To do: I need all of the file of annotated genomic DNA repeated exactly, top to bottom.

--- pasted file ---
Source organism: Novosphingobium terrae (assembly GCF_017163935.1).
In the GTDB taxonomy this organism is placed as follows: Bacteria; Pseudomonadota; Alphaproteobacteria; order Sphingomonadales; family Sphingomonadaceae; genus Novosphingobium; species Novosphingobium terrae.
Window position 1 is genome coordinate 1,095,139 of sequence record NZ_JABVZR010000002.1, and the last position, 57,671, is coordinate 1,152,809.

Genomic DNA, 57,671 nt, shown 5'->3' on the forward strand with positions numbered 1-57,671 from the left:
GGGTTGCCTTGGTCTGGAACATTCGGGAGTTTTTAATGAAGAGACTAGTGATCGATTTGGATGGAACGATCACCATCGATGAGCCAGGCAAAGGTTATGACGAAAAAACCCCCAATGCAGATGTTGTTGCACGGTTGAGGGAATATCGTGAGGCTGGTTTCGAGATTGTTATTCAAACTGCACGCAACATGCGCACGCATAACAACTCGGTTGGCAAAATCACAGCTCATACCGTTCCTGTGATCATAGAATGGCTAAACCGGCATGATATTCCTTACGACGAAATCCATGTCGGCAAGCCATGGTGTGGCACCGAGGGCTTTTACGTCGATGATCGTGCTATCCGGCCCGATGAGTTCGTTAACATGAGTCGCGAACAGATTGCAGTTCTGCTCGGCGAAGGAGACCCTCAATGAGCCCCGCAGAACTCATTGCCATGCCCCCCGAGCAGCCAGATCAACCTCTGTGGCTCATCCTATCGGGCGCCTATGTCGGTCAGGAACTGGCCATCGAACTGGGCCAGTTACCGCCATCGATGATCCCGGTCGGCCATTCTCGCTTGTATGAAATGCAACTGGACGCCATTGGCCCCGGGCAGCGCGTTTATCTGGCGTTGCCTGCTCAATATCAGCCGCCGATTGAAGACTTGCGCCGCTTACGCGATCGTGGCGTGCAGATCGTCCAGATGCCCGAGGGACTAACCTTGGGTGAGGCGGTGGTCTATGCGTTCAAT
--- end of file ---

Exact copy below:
Source organism: Novosphingobium terrae (assembly GCF_017163935.1).
In the GTDB taxonomy this organism is placed as follows: Bacteria; Pseudomonadota; Alphaproteobacteria; order Sphingomonadales; family Sphingomonadaceae; genus Novosphingobium; species Novosphingobium terrae.
Window position 1 is genome coordinate 1,095,139 of sequence record NZ_JABVZR010000002.1, and the last position, 57,671, is coordinate 1,152,809.

Genomic DNA, 57,671 nt, shown 5'->3' on the forward strand with positions numbered 1-57,671 from the left:
GGGTTGCCTTGGTCTGGAACATTCGGGAGTTTTTAATGAAGAGACTAGTGATCGATTTGGATGGAACGATCACCATCGATGAGCCAGGCAAAGGTTATGACGAAAAAACCCCCAATGCAGATGTTGTTGCACGGTTGAGGGAATATCGTGAGGCTGGTTTCGAGATTGTTATTCAAACTGCACGCAACATGCGCACGCATAACAACTCGGTTGGCAAAATCACAGCTCATACCGTTCCTGTGATCATAGAATGGCTAAACCGGCATGATATTCCTTACGACGAAATCCATGTCGGCAAGCCATGGTGTGGCACCGAGGGCTTTTACGTCGATGATCGTGCTATCCGGCCCGATGAGTTCGTTAACATGAGTCGCGAACAGATTGCAGTTCTGCTCGGCGAAGGAGACCCTCAATGAGCCCCGCAGAACTCATTGCCATGCCCCCCGAGCAGCCAGATCAACCTCTGTGGCTCATCCTATCGGGCGCCTATGTCGGTCAGGAACTGGCCATCGAACTGGGCCAGTTACCGCCATCGATGATCCCGGTCGGCCATTCTCGCTTGTATGAAATGCAACTGGACGCCATTGGCCCCGGGCAGCGCGTTTATCTGGCGTTGCCTGCTCAATATCAGCCGCCGATTGAAGACTTGCGCCGCTTACGCGATCGTGGCGTGCAGATCGTCCAGATGCCCGAGGGACTAACCTTGGGTGAGGCGGTGGTCTATGCGTTCAAT